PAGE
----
The New Orleans Civil Service Commission on Monday unanimously approved a proposal by Mayor Mitch Landrieu to raise all New Orleans Police Department officers’ pay by 10 percent over the next year, a move that drew relatively rare, and enthusiastic, support from all sides.
The good cheer didn’t last. The meeting soon broke down into bickering over a much thornier pay issue: how to compensate city firefighters who have been filling in for their superiors — in some cases for months or more — without receiving higher pay.
The 10 percent police raise, if approved by the City Council as expected, will be phased in between this summer and early next year. One 5 percent increase will take effect in July and another in January. Landrieu sought the raise after the city found that its 2014 revenue would be $14.6 million above projections, partly due to better-than-expected sales and property tax collections.
It will come on top of a 5 percent increase added to this year’s budget, a net increase of nearly 16 percent for officers who started with the department prior to this year. Overall, the city’s police officers will be among the highest paid in the state, Landrieu administration officials have said. The administration hopes the raise will help stem the flow of officers out of the department. Earlier this month, WWL-TV reported that the Police Department had 1,144 officers, about 400 fewer than when Landrieu came into office in 2010.
“We’re happy to support an increase to the pay plan for New Orleans police officers. It is badly needed,” said Donovan Livaccari, an attorney who represents the Fraternal Order of Police, the city’s largest officer group.
“Any opposition?” Commissioner Ron McClain said, drawing laughter from the crowd. “I enthusiastically move” for a vote.
While supportive, Nick Felton, president of the New Orleans Firefighters Association, was quick to insert a few words of criticism for the administration during his remarks on the raise.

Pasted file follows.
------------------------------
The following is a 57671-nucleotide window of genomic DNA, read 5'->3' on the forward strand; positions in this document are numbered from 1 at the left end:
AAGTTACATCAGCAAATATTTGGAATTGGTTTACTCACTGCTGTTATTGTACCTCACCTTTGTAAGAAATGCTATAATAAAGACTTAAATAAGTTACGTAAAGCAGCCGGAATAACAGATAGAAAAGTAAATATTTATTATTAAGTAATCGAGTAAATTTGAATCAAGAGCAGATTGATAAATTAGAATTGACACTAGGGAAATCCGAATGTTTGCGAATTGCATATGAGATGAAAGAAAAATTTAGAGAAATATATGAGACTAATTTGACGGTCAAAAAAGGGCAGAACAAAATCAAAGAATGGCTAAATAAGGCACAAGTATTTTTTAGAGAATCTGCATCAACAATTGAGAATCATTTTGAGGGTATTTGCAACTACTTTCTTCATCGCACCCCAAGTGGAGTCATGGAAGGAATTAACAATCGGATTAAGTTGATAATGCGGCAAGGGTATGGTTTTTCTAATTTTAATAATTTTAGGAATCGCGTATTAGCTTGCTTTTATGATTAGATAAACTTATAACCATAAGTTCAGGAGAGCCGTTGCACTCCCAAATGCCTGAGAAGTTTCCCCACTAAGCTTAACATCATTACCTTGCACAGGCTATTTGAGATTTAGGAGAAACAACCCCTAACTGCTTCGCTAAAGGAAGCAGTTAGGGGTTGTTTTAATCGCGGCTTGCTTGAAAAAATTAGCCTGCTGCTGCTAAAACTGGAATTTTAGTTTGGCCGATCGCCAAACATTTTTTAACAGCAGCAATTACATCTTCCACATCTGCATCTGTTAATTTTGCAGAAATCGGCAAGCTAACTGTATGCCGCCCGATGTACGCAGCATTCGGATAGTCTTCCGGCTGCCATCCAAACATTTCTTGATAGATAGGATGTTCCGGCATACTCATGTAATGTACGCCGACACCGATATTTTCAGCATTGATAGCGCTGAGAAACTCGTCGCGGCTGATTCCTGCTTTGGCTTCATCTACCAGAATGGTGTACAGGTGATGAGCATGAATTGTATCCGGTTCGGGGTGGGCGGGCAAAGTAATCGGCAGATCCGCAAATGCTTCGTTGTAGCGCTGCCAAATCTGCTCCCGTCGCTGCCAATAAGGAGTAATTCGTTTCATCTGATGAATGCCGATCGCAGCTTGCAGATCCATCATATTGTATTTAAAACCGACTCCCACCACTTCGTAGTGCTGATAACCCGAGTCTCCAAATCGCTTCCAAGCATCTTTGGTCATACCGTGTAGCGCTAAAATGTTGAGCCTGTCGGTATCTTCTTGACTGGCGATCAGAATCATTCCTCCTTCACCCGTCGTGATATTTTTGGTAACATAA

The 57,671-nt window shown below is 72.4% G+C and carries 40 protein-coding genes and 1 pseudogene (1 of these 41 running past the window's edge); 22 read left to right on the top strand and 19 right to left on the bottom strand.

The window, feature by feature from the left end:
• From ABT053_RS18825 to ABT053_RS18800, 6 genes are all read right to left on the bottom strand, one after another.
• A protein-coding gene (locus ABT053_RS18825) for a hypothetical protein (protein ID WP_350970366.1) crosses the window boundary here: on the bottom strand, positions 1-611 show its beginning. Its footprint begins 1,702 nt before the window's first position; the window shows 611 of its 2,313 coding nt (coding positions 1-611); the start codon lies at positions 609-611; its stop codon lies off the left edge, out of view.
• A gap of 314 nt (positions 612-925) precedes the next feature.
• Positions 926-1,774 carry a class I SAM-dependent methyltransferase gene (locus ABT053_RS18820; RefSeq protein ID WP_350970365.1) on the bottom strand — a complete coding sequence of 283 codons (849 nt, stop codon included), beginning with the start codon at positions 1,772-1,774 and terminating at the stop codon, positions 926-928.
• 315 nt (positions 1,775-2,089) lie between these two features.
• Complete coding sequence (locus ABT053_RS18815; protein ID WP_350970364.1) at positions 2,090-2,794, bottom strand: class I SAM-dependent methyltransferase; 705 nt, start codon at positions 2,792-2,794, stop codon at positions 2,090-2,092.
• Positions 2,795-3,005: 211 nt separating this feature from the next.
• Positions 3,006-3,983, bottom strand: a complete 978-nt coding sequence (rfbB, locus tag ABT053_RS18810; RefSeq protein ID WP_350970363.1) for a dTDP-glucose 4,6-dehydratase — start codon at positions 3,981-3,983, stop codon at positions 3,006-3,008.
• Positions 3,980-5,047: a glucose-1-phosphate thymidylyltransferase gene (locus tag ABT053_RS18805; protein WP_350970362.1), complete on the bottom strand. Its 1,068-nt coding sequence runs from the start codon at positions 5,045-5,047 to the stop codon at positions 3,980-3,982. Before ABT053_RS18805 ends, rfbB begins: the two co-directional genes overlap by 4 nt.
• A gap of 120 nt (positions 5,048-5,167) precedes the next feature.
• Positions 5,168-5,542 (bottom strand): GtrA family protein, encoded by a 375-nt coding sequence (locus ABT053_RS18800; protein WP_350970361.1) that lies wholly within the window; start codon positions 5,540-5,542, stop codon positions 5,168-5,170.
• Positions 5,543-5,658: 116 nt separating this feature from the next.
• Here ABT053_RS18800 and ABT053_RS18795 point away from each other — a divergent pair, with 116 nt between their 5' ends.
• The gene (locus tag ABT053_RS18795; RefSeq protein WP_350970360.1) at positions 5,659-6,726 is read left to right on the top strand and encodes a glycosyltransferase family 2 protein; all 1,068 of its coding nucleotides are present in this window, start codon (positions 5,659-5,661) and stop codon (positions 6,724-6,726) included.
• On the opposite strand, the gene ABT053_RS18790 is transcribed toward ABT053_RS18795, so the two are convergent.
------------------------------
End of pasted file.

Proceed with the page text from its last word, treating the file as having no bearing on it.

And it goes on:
“The best-paid police department in the state of Louisiana. Kudos. And just to give you an update, the firefighters are far, far, far below,” Felton said.
The remark served as a preview for the rest of the meeting.
The Civil Service Department staff, Felton and the Mayor’s Office have been trying for months to negotiate a solution on how to pay firefighters who fill in for superiors, as they’re required to do, but have only received their regular pay for the work.
In March, the Civil Service Department released a report that identified thousands of instances of these work arrangements and recommended that lower-ranking firefighters be paid at the higher positions’ rates for those hours. The city is willing to do that from now on, but Fire Department Chief Tim McConnell, during the March commission meeting, balked at making the change retroactive, which could cost the city hundreds of thousands of dollars. And an attorney for the city questioned whether the employees were even eligible for the additional pay under the city’s Civil Service Rules.
The firefighters’ union, the Civil Service Department and the Mayor’s Office were supposed to have made some progress on the issue, but they have only met once to discuss it in the past month. The meeting took place on Friday.
The city’s rules set a relatively high bar for when such employees must receive a higher rate of pay. They must work in the position for five full days in a single year and the higher position must be a “budgeted vacancy,” meaning it was supposed to be filled but wasn’t. In Jefferson Parish, the only requirement is that an employee must work one hour in a higher classification.
Felton has proposed changing the city’s rules to shorten the minimum time worked to two hours. But Alexandra Norton, a top Landrieu aide, said the administration favored a technical fix to the city’s payroll system. A change to the rules would require extensive review, a commission vote and a City Council vote, she said.
“If we go the route of revising the rule, it will be several months in the making,” Norton said at the meeting on Monday.
Civil Service staff member Robert Hagmann said the department’s analysis found a number of “budgeted vacancies” being filled by lower-ranked firefighters. But the mayor’s office has thus far failed to provide its own analysis for guidance, he said.
“You have to meet again. And I would suggest you not wait until the day before — the last business day before — the Civil Service Commission meeting,” McClain said, leading to an argument over which party was responsible for the last-minute meeting.
Norton said that she had unsuccessfully tried contacting city Personnel Director Lisa Hudson weeks ago to schedule a meeting. Hudson, for her part, said Norton and the Mayor’s Office stalled.
“Ms. Norton, you’re not telling the truth,” Felton said during the exchange.
Commissioners said they weren’t interested in the argument but in resolving the problem. Commissioner Tania Tetlow was particularly concerned about the retroactive pay debate, and said the commission shouldn’t leave it on the table for much longer.
“We need to vote on this next month,” she said.